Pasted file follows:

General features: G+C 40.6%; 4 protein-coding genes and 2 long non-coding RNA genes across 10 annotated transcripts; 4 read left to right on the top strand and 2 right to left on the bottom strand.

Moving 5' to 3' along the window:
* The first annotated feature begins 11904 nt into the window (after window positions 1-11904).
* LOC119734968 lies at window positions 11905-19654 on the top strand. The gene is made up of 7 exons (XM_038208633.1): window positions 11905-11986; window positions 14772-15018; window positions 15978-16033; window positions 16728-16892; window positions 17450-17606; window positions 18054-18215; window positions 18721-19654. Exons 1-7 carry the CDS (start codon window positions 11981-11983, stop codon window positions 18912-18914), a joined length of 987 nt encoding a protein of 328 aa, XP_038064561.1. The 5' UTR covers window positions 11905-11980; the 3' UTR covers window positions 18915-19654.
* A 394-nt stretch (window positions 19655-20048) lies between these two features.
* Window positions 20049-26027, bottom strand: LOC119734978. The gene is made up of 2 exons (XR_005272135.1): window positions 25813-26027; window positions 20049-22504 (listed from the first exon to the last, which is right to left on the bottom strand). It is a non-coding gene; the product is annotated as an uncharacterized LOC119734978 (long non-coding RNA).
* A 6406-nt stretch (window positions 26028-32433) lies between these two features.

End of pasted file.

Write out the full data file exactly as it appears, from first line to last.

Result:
General features: G+C 40.6%; 4 protein-coding genes and 2 long non-coding RNA genes across 10 annotated transcripts; 4 read left to right on the top strand and 2 right to left on the bottom strand.

Moving 5' to 3' along the window:
* The first annotated feature begins 11904 nt into the window (after window positions 1-11904).
* LOC119734968 lies at window positions 11905-19654 on the top strand. The gene is made up of 7 exons (XM_038208633.1): window positions 11905-11986; window positions 14772-15018; window positions 15978-16033; window positions 16728-16892; window positions 17450-17606; window positions 18054-18215; window positions 18721-19654. Exons 1-7 carry the CDS (start codon window positions 11981-11983, stop codon window positions 18912-18914), a joined length of 987 nt encoding a protein of 328 aa, XP_038064561.1. The 5' UTR covers window positions 11905-11980; the 3' UTR covers window positions 18915-19654.
* A 394-nt stretch (window positions 19655-20048) lies between these two features.
* Window positions 20049-26027, bottom strand: LOC119734978. The gene is made up of 2 exons (XR_005272135.1): window positions 25813-26027; window positions 20049-22504 (listed from the first exon to the last, which is right to left on the bottom strand). It is a non-coding gene; the product is annotated as an uncharacterized LOC119734978 (long non-coding RNA).
* A 6406-nt stretch (window positions 26028-32433) lies between these two features.